1. The Dirty Word: Public Transit. There are several reasons why the term public transit has become the dirty little word of travel.  For one, when something as common as purchasing a bus or metro ticket reveals the blaring tourist status to locals, this can feel uncomfortable. Secondly, public transit etiquette is the first cousin to elevator etiquette. Is this going to be a good day or a bad day to engage a stranger in the small talk of which stop is best? Who can tell until someone finally takes that risk?!  There are many reasons why public transit gets a bad rap, mainly because it challenges the boundaries of the human comfort zone and can potentially land a traveler in a strange place where there is no sense of safety; however, two great advantages, once fear has been overcome, is that it is dirt cheap and also the best way to experience the culture as a local. There is also no shame in using a taxi service or mobile transit app to locate rides nearby.
  1. Finding The Gym in Nature. If a vacation is a retreat from the normal grind, leaving the gym at home is going to be ideally replaced by walking further than the average health walk. What has happened in American culture that has created so much guilt about hitting the machines and isolating every muscle group a few times each week? Breaking free from anything that has to be done is not just “okay”, it is important. Leadership coach John Maxwell states in his book Failing Forward that in order to achieve success, one must train for failures. When workout machines and manufactured physical fitness have a grip on the daily grind, changing it up to a long walk can identify the threshold of our fitness levels. What better place to be more free in any area, than while on vacation? The long walk has historically been one of the most enriching practices of mankind for centuries.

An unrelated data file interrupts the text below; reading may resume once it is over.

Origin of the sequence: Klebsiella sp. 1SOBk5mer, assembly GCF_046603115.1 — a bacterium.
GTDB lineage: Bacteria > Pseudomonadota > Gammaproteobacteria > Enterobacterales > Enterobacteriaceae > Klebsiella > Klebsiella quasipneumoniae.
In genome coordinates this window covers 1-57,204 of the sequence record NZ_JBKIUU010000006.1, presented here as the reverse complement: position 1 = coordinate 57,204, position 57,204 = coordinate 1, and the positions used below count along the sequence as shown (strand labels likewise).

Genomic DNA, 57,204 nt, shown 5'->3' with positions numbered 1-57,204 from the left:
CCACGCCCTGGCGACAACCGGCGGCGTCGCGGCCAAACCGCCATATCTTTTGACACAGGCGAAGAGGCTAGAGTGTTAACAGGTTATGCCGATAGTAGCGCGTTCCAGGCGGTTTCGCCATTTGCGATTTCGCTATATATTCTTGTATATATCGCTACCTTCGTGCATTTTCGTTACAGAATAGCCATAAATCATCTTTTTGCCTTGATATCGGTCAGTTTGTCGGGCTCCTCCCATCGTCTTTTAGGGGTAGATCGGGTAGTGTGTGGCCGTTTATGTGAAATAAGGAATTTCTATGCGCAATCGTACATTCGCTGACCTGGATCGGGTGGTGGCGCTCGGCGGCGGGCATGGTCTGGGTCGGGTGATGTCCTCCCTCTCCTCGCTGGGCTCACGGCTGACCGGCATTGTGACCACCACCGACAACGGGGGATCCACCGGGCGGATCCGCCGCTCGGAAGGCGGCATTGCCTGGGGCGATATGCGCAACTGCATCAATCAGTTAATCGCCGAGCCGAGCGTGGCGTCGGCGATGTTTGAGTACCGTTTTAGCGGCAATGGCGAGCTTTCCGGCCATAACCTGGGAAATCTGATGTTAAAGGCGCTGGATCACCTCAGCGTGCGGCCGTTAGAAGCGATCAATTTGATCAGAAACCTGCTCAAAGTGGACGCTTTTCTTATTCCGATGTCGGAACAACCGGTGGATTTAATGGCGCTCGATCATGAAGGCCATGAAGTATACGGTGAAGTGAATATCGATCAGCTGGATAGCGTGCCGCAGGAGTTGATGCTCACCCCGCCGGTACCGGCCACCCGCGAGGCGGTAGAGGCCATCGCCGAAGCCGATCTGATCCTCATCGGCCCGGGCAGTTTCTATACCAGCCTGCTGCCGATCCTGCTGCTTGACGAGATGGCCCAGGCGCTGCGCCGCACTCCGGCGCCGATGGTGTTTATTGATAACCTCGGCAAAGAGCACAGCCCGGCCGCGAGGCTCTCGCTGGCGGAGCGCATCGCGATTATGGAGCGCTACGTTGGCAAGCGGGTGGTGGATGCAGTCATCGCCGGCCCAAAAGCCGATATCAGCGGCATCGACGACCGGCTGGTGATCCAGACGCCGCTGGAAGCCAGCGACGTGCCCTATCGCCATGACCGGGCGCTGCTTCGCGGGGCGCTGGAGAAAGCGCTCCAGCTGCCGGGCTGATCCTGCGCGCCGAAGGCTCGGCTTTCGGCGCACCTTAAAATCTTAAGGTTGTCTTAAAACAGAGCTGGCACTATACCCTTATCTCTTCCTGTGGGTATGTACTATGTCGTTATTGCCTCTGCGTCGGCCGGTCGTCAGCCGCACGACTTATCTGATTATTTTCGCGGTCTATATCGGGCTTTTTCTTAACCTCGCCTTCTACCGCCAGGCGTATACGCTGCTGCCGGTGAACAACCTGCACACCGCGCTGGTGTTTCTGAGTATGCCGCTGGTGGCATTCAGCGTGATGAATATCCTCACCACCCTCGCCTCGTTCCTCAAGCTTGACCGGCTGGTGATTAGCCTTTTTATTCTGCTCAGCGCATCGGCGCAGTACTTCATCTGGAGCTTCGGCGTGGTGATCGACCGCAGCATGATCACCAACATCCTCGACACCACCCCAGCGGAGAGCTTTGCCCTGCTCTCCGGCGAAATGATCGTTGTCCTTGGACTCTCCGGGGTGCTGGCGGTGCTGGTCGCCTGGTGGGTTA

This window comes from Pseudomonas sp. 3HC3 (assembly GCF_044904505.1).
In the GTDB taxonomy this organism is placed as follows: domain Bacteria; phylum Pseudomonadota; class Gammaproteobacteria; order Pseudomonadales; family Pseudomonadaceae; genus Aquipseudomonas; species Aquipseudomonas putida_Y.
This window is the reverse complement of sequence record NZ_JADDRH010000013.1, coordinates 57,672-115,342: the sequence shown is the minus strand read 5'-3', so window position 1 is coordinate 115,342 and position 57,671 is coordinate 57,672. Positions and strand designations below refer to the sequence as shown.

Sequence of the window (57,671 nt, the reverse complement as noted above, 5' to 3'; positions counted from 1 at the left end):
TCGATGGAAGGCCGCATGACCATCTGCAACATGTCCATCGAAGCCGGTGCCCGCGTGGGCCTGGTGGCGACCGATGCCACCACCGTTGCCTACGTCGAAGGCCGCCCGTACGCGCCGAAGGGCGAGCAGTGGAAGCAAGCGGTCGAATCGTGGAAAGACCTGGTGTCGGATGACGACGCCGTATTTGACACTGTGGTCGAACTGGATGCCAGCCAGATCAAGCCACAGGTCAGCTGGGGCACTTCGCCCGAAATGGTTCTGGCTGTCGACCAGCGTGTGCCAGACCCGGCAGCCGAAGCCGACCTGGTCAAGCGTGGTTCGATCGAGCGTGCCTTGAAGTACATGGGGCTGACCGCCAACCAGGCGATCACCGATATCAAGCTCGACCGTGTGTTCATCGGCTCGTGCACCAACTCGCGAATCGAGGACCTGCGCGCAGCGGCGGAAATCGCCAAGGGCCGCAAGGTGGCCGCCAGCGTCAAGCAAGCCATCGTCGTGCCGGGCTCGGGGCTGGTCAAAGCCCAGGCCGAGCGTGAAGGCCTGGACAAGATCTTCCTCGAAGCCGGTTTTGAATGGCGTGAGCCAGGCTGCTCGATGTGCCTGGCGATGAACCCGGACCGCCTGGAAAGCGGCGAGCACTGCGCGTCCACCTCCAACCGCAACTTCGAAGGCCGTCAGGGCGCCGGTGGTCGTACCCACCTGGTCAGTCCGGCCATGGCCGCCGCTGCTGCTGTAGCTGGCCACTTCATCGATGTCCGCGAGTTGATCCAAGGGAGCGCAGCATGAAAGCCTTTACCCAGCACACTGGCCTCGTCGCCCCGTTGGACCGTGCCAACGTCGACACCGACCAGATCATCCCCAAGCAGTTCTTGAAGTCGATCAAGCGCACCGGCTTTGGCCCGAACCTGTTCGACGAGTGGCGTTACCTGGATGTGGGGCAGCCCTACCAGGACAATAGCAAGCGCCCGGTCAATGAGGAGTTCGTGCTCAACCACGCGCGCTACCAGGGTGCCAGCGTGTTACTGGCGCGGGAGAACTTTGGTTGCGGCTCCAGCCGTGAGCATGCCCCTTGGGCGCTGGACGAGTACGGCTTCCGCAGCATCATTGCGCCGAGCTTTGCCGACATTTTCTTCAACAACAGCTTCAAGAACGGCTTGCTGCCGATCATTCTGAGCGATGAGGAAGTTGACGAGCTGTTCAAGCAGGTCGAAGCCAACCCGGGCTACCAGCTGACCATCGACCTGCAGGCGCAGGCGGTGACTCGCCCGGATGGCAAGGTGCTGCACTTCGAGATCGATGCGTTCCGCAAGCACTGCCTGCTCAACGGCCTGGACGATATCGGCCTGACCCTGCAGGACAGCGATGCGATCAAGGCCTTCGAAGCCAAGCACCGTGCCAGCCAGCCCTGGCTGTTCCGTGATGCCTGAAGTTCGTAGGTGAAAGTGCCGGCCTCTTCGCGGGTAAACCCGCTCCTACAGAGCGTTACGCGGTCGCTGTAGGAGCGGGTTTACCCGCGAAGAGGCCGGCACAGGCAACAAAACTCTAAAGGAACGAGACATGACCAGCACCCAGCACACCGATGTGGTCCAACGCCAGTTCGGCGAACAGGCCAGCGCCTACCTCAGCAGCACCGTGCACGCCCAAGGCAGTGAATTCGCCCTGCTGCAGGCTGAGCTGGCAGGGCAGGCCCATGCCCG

1. Have Waterproof Blanket Will Travel. Investing in a waterproof travel blanket will prove worthwhile whether the journey takes place in the beach, the mountains, or anywhere that would expose the elements. Picnics in a public park with local delicacies from the neighborhood deli are more satisfying when shielding the bottom from moist grass. No one wants a wet wedgie or a soggy sandwich for the rest of the day. That would be a travesty.
  1. Take the Red-Eye Challenge. The red-eye challenge is the double dog dare of dares when combining steps 1 – 8 in an entire day followed by the flight home. The outdoor terrain can be utilized for a final body refreshing workout prior to the long journey ahead. After seeing every last site possible, the sole traveler should enjoy a final five course meal in the best restaurant in town then retreat to rest on the trusty travel blanket in the park for reflection on the last several days.  The red-eye challenge only counts if the flight home leaves after midnight and the mouth is completely open with exhaustion while sleeping. Snoring and mint flavored gum are optional.
  1. Grow & Let Grow. Being separated from the wheel of the vehicle for a week or more at a time in a new place can spur creative thinking, survival skills, good budgeting sense, and time management. It is a controlled environment for teens to make leadership decisions within adult supervision and create memories in the process. But, the best of all is the sense of discovery that may pain the sole, but is sure to rejuvenate the soul in the media age. While on the journey, one might discover the likes of Shakespeare, Sondheim, Monet, or even a great artist yet to come.

 

Read Brandi’s column each month in The Cross Timbers Gazette newspaper.

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Read Brandi's column each month in The Cross Timbers Gazette newspaper.